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joeprogrammer
03-15-2006, 06:37 PM
I just started a website: part blog, part programming. I'm trying to find interesting articles and tutorials to put on my site, some of them I write myself, some I grab from a website (and of course give the author full credits).

I was just wondering what you guys would like to see on the website (it's in my signature). Game programming related stuff, or more math? Also, please let me know if I have some serious errors in my C++ tutorials. ;)

Thanks!

MadCow257
03-15-2006, 09:27 PM
Are you a botanist?

BobMcGee123
03-15-2006, 09:28 PM
As an aside, I had read an article about some people at MIT (I believe it was MIT) where they made an 'invisible suit.' It was a suit in which cameras were placed behind the suit in several locations, and the image was somehow displayed on the front of the suit, making it appear as if you could see right through the person.

I also read an article in popular mechanics about the military doing this type of research for the f22 raptor (although, as far as I know, the 'invisible to the naked eye' airplane hasn't actually been implemented).

I think your site looks pretty good. I mean this in the nicest way possible (and I happen to like plants) but it seems like a bad idea claiming it to be a programming website, then posting stuff like your plants.

Also, what compiler do you use? Are there any free development tools for mac os x? I went to metro works website for code warrior, but it seemed like i had to pay for it so I never got into programming on mac os x :) :) :)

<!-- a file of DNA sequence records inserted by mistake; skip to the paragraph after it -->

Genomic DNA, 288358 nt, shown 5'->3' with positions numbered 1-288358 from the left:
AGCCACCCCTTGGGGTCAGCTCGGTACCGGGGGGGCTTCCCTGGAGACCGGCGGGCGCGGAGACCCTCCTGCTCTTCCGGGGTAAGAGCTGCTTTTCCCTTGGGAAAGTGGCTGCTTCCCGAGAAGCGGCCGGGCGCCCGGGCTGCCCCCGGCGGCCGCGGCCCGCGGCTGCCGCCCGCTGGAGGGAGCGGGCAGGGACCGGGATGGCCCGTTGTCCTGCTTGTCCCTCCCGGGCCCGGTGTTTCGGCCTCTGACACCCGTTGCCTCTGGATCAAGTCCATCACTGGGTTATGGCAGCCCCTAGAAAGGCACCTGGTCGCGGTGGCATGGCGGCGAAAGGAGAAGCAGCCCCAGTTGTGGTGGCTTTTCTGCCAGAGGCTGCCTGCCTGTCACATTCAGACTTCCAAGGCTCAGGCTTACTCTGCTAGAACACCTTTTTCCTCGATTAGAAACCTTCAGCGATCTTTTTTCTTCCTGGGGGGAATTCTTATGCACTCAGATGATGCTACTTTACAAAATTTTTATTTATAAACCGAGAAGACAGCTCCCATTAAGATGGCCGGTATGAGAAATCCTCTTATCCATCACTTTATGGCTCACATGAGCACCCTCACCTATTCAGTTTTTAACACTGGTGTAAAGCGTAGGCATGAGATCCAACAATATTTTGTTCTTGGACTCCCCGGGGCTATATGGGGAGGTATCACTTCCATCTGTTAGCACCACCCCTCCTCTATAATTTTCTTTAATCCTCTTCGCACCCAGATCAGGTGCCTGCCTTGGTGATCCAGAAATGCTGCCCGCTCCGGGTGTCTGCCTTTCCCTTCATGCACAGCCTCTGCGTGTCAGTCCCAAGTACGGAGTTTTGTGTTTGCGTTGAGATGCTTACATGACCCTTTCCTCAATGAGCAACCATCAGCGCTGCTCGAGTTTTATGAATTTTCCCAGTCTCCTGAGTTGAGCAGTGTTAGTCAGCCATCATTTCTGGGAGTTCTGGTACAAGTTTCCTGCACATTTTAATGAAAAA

Good luck in your pursuits.

SlyMaelstrom
03-15-2006, 09:57 PM
Just looking at the front page, I'd say you're not only a botanist, you're also a pretty good photographer. Good luck with your site.

Rashakil Fol
03-16-2006, 10:52 AM
Are there any free development tools for mac os x?

Xcode

cboard_member
03-16-2006, 11:03 AM
I've just requested a dhost account - I've been looking for a free hoster that doesn't get rejected by .tk for... bizarre reasons (that I still don't have an explanation for, yes dot.tk, I mean you :mad: ).

I really want to stay with thejefffiles.com, so (and I know this is *technically* cross posting. Technically.) if anyone knows any then, you know, tell me.

:(

EDIT: Oh yeah, nice site. I've taken an oath with myself that the next PC I get will be a Mac (just because I haven't used one before).

psychopath
03-16-2006, 01:02 PM
"Oh yeah, nice site. I've taken an oath with myself that the next PC I get will be a Mac (just because I haven't used one before)"

No, the next PC you get will not be a Mac, it will be a PC, because a Mac isn't a PC. :)

cboard_member
03-16-2006, 01:31 PM
"Oh yeah, nice site. I've taken an oath with myself that the next PC I get will be a Mac (just because I haven't used one before)"

No, the next PC you get will not be a Mac, it will be a PC, because a Mac isn't a PC. :)

I knew that, just testing.

BobMcGee123
03-16-2006, 01:37 PM
>> No, the next PC you get will not be a Mac, it will be a PC, because a Mac isn't a PC.

They're both personal computers asstard


>>Xcode

It's kind of pathetic that I didn't find that online myself. Well, technically I did, but I meant from like a google search. Anywho, thanks :)

psychopath
03-16-2006, 05:16 PM
"They're both personal computers asstard"

I was waiting for your comment ;p.
I meant it in the context of a PC being a windows/unix box, as it is often used in.
http://www.google.ca/search?q=difference+between+a+PC+and+a+Mac&sourceid=mozilla-search&start=0&start=0&ie=utf-8&oe=utf-8&client=firefox-a&rls=org.mozilla:en-US:official

BobMcGee123
03-16-2006, 05:26 PM
Oh so THAT'S WHAT YOU MEANT? :cool:

joeprogrammer
03-16-2006, 05:34 PM